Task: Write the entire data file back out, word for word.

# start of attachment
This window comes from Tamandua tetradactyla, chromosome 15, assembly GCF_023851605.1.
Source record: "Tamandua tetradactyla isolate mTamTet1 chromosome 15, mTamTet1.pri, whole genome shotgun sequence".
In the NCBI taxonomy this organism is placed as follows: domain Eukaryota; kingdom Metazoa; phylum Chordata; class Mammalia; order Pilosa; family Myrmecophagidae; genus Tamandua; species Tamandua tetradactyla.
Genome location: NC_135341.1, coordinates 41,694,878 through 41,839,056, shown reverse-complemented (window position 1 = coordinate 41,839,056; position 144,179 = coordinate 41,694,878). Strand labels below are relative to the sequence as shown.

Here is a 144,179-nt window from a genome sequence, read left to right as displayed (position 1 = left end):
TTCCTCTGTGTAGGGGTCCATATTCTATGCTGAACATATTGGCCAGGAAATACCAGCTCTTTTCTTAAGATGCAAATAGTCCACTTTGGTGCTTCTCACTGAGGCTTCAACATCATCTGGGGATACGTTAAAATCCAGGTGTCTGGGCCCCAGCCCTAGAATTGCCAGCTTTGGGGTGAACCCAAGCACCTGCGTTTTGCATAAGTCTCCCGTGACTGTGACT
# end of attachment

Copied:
This window comes from Tamandua tetradactyla, chromosome 15, assembly GCF_023851605.1.
Source record: "Tamandua tetradactyla isolate mTamTet1 chromosome 15, mTamTet1.pri, whole genome shotgun sequence".
In the NCBI taxonomy this organism is placed as follows: domain Eukaryota; kingdom Metazoa; phylum Chordata; class Mammalia; order Pilosa; family Myrmecophagidae; genus Tamandua; species Tamandua tetradactyla.
Genome location: NC_135341.1, coordinates 41,694,878 through 41,839,056, shown reverse-complemented (window position 1 = coordinate 41,839,056; position 144,179 = coordinate 41,694,878). Strand labels below are relative to the sequence as shown.

Here is a 144,179-nt window from a genome sequence, read left to right as displayed (position 1 = left end):
TTCCTCTGTGTAGGGGTCCATATTCTATGCTGAACATATTGGCCAGGAAATACCAGCTCTTTTCTTAAGATGCAAATAGTCCACTTTGGTGCTTCTCACTGAGGCTTCAACATCATCTGGGGATACGTTAAAATCCAGGTGTCTGGGCCCCAGCCCTAGAATTGCCAGCTTTGGGGTGAACCCAAGCACCTGCGTTTTGCATAAGTCTCCCGTGACTGTGACT